Winners of the pitch event will win a $50K grant and support from Agile City/Venture Winston Grants when they join the inaugural cohort on November 1, 2021.

RSVP to the shark-tank-style pitch event. Support Venture Winston Grants or get involved as an entrepreneur.

Equilibrium Impact Ventures

Investing in Mission-Driven Startups to
Support Sustainable Social Impact

Social determinants of health (SDOH) are the conditions in the environments where people are born, live, learn, work, play, worship, and age that affect a wide range of health, functioning, and quality-of-life outcomes and risks

Equilibrium Impact Ventures designs and manages experimental funding vehicles to support sustainable social impact.

Founded by Adrian Smith, the executive director of Flywheel Foundation, Dr. Shanté Williams, the CEO of Black Pearl Global Investments, and Kasem Rodriguez Mohsen, Equilibrium combines the patience of philanthropic capital with the innovation of entrepreneurship to drive and replicate impact at scale.

Equilibrium Impact Ventures logo

In its early stages of development, the founding partners sought to investigate what philanthropic capital can do that normal venture capital cannot. They analyzed the pitfalls of economic incentives that have led to Black founders receiving such a small percentage of venture capital, and they committed to investing in mission-driven startups to support sustainable social impact by focusing on the social determinants of health.

Together, they’ve created a new framework and set of rules for how to allocate raised capital for this venture fund and how they, themselves, were going to participate in the profit.

Venture firms in the United States invest over
$130 billion annually. However, Black and African American investors have systematically been excluded from mobilizing this capital.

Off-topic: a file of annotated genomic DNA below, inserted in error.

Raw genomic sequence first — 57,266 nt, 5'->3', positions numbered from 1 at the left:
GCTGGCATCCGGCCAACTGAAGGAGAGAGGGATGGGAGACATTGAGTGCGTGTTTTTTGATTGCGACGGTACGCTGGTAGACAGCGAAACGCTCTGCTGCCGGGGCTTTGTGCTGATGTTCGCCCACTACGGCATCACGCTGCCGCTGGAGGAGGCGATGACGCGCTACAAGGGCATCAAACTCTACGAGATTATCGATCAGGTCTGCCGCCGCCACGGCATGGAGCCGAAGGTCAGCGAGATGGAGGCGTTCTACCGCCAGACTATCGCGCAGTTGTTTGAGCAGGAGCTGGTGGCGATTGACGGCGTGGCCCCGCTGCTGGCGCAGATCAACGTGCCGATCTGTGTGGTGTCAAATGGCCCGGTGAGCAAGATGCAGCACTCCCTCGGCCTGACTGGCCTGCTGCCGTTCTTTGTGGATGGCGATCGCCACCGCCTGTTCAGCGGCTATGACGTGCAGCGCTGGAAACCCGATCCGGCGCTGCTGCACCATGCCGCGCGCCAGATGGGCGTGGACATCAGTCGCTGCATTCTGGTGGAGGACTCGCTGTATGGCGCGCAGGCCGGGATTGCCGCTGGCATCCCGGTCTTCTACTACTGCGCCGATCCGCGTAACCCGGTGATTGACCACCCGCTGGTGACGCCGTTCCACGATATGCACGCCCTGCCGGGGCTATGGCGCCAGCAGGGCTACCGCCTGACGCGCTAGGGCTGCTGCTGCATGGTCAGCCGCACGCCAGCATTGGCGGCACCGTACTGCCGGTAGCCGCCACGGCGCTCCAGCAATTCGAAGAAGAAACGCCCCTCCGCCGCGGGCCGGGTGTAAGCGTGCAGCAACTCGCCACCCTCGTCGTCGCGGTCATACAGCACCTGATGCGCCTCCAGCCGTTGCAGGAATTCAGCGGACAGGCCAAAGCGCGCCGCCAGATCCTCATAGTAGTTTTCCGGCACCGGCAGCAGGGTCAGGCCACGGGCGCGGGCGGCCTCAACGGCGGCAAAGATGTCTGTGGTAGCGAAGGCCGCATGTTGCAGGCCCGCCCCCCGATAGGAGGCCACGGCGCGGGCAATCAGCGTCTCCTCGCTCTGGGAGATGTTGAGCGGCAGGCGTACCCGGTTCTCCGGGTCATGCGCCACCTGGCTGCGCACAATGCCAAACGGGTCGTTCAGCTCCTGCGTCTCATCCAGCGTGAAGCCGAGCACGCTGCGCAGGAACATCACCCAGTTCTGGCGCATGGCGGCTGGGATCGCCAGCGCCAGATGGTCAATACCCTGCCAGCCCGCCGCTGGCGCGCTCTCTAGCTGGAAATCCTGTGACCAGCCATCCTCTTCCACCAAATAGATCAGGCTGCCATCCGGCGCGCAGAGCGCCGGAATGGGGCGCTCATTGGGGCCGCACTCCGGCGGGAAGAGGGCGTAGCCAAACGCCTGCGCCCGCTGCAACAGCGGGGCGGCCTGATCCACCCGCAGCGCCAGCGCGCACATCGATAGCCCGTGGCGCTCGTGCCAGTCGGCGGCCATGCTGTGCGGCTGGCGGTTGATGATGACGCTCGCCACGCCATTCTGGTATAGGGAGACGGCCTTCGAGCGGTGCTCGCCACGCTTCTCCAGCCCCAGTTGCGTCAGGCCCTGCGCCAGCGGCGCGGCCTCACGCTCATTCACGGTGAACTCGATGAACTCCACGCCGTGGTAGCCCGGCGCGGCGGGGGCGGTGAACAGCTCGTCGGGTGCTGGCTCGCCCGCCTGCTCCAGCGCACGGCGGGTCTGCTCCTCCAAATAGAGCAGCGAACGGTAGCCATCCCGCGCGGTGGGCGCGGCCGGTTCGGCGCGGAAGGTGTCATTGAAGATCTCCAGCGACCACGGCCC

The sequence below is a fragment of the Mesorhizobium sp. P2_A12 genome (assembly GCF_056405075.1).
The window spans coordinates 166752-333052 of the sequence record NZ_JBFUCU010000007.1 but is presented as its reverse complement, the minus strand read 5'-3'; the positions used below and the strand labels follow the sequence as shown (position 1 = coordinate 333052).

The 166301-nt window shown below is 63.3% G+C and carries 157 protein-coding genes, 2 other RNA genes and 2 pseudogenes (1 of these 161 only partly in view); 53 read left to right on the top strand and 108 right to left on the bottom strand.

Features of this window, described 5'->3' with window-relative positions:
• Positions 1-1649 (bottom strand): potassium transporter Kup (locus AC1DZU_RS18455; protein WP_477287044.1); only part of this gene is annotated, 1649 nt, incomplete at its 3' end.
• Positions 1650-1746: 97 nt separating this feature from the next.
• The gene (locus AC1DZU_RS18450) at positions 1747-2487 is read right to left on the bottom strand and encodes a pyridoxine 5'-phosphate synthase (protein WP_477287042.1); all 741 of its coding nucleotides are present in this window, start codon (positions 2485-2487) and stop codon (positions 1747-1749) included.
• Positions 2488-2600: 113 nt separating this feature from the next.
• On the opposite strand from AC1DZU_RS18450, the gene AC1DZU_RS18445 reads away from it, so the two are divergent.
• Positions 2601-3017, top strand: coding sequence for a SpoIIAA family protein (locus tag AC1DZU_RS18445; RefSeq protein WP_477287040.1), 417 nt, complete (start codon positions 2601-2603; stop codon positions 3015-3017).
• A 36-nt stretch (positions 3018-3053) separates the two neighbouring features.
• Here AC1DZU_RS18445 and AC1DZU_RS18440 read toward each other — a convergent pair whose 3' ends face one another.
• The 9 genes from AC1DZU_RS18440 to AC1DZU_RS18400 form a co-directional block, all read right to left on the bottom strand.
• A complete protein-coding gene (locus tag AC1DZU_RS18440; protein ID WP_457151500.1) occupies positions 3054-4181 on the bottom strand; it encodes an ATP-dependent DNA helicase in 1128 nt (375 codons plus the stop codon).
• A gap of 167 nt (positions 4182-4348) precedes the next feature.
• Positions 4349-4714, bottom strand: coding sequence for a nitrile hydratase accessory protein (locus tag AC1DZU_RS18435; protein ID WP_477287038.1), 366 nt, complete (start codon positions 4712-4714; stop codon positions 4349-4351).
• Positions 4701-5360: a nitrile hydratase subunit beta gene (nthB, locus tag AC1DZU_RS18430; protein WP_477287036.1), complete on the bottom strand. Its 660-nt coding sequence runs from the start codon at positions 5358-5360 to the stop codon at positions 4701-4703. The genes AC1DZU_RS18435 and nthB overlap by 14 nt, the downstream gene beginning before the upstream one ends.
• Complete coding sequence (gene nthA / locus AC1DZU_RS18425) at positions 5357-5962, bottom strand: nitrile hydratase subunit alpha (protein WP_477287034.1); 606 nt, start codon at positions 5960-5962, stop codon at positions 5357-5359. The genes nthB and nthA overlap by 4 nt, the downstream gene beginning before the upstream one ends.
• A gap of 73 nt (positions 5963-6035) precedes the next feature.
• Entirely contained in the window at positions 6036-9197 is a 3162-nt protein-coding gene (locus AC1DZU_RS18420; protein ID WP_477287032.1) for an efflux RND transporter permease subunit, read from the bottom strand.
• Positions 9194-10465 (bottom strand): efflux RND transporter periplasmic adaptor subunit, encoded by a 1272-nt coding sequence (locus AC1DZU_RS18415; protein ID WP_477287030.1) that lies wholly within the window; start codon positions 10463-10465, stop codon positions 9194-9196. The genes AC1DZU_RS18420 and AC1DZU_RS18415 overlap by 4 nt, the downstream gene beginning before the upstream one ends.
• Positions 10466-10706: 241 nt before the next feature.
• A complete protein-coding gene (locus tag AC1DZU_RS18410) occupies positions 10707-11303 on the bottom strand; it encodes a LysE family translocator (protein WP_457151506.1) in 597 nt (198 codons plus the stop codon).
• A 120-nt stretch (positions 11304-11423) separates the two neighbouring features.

Today, only 3% of venture capital investors are Black. Only 2% of partners—individuals that make investment decisions at venture firms—are Black.


This diverse founding team, which brings a set of folks together who are willing to experiment with ideas that can change the equilibrium of venture capital funding and the entrepreneurial ecosystem, has committed to allocating at least 2/3 of their capital investments to Black, Brown and women founders.

Their goal is to create more successful Black, Brown and women entrepreneurs, investors and fund managers across the entrepreneurial ecosystem.

Kasem calls Equilibrium “a grand experiment” that will use money from different places with different incentives. The founders incentivize themselves differently. They plan to share wealth with nonprofits that don’t typically get compensated well for their community work.

The ultimate goal is to create a “demonstration effect” where others look at what Equilibrium is doing and say that’s a really good idea. Let’s do that too.”

Connect with Equilibrium Impact Ventures as a startup founder or investor.

Why do racial disparities matter for everyone? Revenue disparity has an enormous effect on the US economy.

Four million new jobs and $981 billion in revenue would be added if the average revenue of women of color-owned firms matched that of white women-owned businesses.

Black VC

Learn more about resources available to startup businesses in the Innovation Quarter.